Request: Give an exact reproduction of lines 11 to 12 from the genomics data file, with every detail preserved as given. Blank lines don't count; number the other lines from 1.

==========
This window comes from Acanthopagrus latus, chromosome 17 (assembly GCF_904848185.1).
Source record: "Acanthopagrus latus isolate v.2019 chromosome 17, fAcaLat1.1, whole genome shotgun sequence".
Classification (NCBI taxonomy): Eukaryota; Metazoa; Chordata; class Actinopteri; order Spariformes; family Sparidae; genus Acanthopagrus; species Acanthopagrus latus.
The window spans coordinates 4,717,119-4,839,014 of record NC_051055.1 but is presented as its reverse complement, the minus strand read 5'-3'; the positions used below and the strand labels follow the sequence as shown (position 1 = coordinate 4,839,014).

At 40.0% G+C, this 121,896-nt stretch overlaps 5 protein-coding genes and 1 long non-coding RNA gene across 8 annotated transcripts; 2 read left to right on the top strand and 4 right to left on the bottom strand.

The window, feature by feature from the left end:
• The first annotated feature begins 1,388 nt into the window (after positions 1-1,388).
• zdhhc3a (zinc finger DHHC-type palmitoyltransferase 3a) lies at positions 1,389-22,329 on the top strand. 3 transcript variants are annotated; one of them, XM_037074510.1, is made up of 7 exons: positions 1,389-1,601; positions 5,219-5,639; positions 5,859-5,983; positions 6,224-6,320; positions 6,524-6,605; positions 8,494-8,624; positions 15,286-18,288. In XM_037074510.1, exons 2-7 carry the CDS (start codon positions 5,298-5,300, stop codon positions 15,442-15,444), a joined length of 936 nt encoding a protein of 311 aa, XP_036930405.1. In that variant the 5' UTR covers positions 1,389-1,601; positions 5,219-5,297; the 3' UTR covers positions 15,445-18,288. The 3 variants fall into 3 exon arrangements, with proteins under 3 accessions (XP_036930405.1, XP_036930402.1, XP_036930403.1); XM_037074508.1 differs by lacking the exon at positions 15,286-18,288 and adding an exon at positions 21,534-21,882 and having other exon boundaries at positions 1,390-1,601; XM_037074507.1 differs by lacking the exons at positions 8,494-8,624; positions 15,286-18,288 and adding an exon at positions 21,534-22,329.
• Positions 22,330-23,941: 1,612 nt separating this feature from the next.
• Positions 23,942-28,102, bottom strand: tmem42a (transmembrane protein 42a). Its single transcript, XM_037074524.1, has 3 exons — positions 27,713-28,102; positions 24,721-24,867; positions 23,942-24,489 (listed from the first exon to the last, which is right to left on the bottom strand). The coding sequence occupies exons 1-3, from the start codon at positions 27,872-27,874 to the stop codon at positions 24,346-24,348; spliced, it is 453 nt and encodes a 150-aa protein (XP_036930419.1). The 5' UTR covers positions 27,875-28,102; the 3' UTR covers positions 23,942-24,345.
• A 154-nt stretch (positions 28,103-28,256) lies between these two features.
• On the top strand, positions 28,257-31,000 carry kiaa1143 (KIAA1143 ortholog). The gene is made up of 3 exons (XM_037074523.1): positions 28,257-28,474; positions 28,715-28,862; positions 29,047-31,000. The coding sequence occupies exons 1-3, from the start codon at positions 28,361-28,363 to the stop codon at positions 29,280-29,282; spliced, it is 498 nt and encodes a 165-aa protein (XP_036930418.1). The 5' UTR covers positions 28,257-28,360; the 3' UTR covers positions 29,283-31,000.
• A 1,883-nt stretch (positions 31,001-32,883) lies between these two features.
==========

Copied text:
• A 154-nt stretch (positions 28,103-28,256) lies between these two features.
• On the top strand, positions 28,257-31,000 carry kiaa1143 (KIAA1143 ortholog). The gene is made up of 3 exons (XM_037074523.1): positions 28,257-28,474; positions 28,715-28,862; positions 29,047-31,000. The coding sequence occupies exons 1-3, from the start codon at positions 28,361-28,363 to the stop codon at positions 29,280-29,282; spliced, it is 498 nt and encodes a 165-aa protein (XP_036930418.1). The 5' UTR covers positions 28,257-28,360; the 3' UTR covers positions 29,283-31,000.